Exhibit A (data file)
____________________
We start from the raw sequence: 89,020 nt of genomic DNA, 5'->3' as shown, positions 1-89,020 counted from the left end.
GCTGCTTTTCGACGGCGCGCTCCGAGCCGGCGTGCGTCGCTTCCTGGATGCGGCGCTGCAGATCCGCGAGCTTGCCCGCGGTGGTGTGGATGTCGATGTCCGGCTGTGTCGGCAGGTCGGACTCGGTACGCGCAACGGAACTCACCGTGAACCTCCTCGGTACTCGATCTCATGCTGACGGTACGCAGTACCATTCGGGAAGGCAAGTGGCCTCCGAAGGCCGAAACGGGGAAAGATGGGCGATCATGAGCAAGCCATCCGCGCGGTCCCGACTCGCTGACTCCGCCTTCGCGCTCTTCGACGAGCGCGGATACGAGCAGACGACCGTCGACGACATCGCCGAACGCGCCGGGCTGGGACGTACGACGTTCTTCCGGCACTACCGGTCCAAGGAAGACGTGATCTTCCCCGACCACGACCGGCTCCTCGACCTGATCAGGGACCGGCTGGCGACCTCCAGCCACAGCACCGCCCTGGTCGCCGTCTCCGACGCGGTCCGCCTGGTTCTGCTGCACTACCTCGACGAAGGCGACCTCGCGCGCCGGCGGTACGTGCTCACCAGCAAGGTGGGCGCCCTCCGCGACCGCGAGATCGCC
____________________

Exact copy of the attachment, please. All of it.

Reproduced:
We start from the raw sequence: 89,020 nt of genomic DNA, 5'->3' as shown, positions 1-89,020 counted from the left end.
GCTGCTTTTCGACGGCGCGCTCCGAGCCGGCGTGCGTCGCTTCCTGGATGCGGCGCTGCAGATCCGCGAGCTTGCCCGCGGTGGTGTGGATGTCGATGTCCGGCTGTGTCGGCAGGTCGGACTCGGTACGCGCAACGGAACTCACCGTGAACCTCCTCGGTACTCGATCTCATGCTGACGGTACGCAGTACCATTCGGGAAGGCAAGTGGCCTCCGAAGGCCGAAACGGGGAAAGATGGGCGATCATGAGCAAGCCATCCGCGCGGTCCCGACTCGCTGACTCCGCCTTCGCGCTCTTCGACGAGCGCGGATACGAGCAGACGACCGTCGACGACATCGCCGAACGCGCCGGGCTGGGACGTACGACGTTCTTCCGGCACTACCGGTCCAAGGAAGACGTGATCTTCCCCGACCACGACCGGCTCCTCGACCTGATCAGGGACCGGCTGGCGACCTCCAGCCACAGCACCGCCCTGGTCGCCGTCTCCGACGCGGTCCGCCTGGTTCTGCTGCACTACCTCGACGAAGGCGACCTCGCGCGCCGGCGGTACGTGCTCACCAGCAAGGTGGGCGCCCTCCGCGACCGCGAGATCGCC